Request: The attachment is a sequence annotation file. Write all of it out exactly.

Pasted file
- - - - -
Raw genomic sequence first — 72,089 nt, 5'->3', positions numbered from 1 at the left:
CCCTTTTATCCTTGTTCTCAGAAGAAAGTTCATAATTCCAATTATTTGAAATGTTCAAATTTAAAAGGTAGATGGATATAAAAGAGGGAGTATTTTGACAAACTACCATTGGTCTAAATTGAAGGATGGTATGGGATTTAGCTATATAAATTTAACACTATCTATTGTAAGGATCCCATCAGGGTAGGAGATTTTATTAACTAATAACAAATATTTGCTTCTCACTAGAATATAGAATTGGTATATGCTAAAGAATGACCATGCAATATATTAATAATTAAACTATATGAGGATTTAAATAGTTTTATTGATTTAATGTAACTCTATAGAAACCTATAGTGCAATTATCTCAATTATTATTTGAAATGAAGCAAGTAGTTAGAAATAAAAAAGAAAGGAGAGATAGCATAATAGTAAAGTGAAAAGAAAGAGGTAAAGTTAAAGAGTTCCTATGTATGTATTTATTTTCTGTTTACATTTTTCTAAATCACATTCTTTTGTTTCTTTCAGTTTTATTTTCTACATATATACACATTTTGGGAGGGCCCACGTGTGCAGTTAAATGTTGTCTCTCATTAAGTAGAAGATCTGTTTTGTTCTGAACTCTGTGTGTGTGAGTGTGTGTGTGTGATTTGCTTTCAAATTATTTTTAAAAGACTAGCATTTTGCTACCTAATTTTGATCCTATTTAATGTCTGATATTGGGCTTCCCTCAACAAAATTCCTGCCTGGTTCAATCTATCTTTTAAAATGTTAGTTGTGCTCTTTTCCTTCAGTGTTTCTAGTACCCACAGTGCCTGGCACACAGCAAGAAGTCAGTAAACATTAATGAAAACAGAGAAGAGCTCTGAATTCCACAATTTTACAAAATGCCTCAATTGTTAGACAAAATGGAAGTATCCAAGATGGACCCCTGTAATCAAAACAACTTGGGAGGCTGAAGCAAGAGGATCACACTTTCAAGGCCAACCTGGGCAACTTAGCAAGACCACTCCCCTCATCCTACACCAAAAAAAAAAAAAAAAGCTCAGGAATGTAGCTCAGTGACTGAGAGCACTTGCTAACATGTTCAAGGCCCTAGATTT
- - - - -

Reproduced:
Raw genomic sequence first — 72,089 nt, 5'->3', positions numbered from 1 at the left:
CCCTTTTATCCTTGTTCTCAGAAGAAAGTTCATAATTCCAATTATTTGAAATGTTCAAATTTAAAAGGTAGATGGATATAAAAGAGGGAGTATTTTGACAAACTACCATTGGTCTAAATTGAAGGATGGTATGGGATTTAGCTATATAAATTTAACACTATCTATTGTAAGGATCCCATCAGGGTAGGAGATTTTATTAACTAATAACAAATATTTGCTTCTCACTAGAATATAGAATTGGTATATGCTAAAGAATGACCATGCAATATATTAATAATTAAACTATATGAGGATTTAAATAGTTTTATTGATTTAATGTAACTCTATAGAAACCTATAGTGCAATTATCTCAATTATTATTTGAAATGAAGCAAGTAGTTAGAAATAAAAAAGAAAGGAGAGATAGCATAATAGTAAAGTGAAAAGAAAGAGGTAAAGTTAAAGAGTTCCTATGTATGTATTTATTTTCTGTTTACATTTTTCTAAATCACATTCTTTTGTTTCTTTCAGTTTTATTTTCTACATATATACACATTTTGGGAGGGCCCACGTGTGCAGTTAAATGTTGTCTCTCATTAAGTAGAAGATCTGTTTTGTTCTGAACTCTGTGTGTGTGAGTGTGTGTGTGTGATTTGCTTTCAAATTATTTTTAAAAGACTAGCATTTTGCTACCTAATTTTGATCCTATTTAATGTCTGATATTGGGCTTCCCTCAACAAAATTCCTGCCTGGTTCAATCTATCTTTTAAAATGTTAGTTGTGCTCTTTTCCTTCAGTGTTTCTAGTACCCACAGTGCCTGGCACACAGCAAGAAGTCAGTAAACATTAATGAAAACAGAGAAGAGCTCTGAATTCCACAATTTTACAAAATGCCTCAATTGTTAGACAAAATGGAAGTATCCAAGATGGACCCCTGTAATCAAAACAACTTGGGAGGCTGAAGCAAGAGGATCACACTTTCAAGGCCAACCTGGGCAACTTAGCAAGACCACTCCCCTCATCCTACACCAAAAAAAAAAAAAAAAGCTCAGGAATGTAGCTCAGTGACTGAGAGCACTTGCTAACATGTTCAAGGCCCTAGATTT